Paula Hyman, a noted feminist and historian and former chair of the of the program in Judaic Studies, passed away Thursday morning after a battle with breast cancer. She was 65
A founder of Ezrat Nashim, a group of Conservative Jewish women who advocate for changes in the religion’s treatment of women, Hyman was a prominent scholar of Judaism and a symbol of Jewish feminism. At Yale and in New Haven, she served as a mentor and friend to many, Rabbi James Ponet ’68 wrote in a Thursday email to affiliates of the Joseph Slifka Center for Jewish Life at Yale.
“[Her] capacity for loyal friendship, her love of the Jewish people writ large and her passionate engagement in numerous Jewish communities provide us all with an enduring model of what makes a life worth living, and what it means to live a committed Jewish life,” Ponet said.
Throughout her illness, Hyman remained a prominent figure both on and off campus. She stayed involved with the Westville Jewish community and often spoke at community events, said Lauren Gottlieb GRD ’16, who studied with Hyman.
Born in Boston in September 1946 to Sydney and Ida Tatelman, Hyman was the oldest of three sisters. After attending both Radcliffe College and the Hebrew Teachers College of Boston, Hyman went on to receive a doctorate from Columbia University.
During her time in New York, she emerged as a leader in the Jewish-American feminist movement, breaking glass ceilings in the field of Judaic Studies and advocating for women’s rights within Conservative Judaism. In 1971, she helped found Ezrat Nashim, which successfully pressured the Conservative movement to include women in the minyan (the quorum of adults required for some Jewish rituals), allow women to participate equally in prayer leadership and begin ordaining women as rabbis.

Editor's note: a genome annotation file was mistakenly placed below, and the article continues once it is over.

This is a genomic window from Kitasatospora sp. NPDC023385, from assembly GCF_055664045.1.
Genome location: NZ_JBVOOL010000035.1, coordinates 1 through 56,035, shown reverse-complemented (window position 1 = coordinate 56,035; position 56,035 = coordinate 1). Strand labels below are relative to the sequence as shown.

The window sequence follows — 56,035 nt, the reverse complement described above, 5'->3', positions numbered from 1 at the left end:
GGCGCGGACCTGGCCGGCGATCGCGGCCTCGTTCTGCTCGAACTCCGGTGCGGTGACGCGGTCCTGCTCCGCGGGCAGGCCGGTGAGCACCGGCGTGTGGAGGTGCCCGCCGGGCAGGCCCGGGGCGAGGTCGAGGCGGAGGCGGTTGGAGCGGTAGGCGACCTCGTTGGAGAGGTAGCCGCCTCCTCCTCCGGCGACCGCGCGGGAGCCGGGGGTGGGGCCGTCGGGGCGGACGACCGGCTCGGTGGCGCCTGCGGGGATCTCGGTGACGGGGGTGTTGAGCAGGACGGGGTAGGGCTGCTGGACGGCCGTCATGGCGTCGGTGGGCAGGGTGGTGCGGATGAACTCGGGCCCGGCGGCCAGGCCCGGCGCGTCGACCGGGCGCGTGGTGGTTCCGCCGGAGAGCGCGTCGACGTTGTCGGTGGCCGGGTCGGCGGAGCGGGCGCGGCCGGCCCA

Hyman came to Yale in 1986 as the Lucy Moses Professor of Modern Jewish History. She served as the chair of the Judaic Studies program for 13 years, and remained active despite her illness, advising six of 15 current graduate students. Hyman published extensively on topics including the history of Jewish women, Jewish feminism and the French Jewry and served as president of the American Academy for Jewish Research. She was an inspiration both as a scholar and as an embodiment of the ideas she studied, Judaic Studies professor Eliyahu Stern said.
“I learned so much from her, not only about Jewish history, but also about how to move in the world as a woman scholar,” Gottlieb said. “She taught by example and allowed us to see her not only a professor, but as a proud mother and grandmother, community activist and Jewish leader.”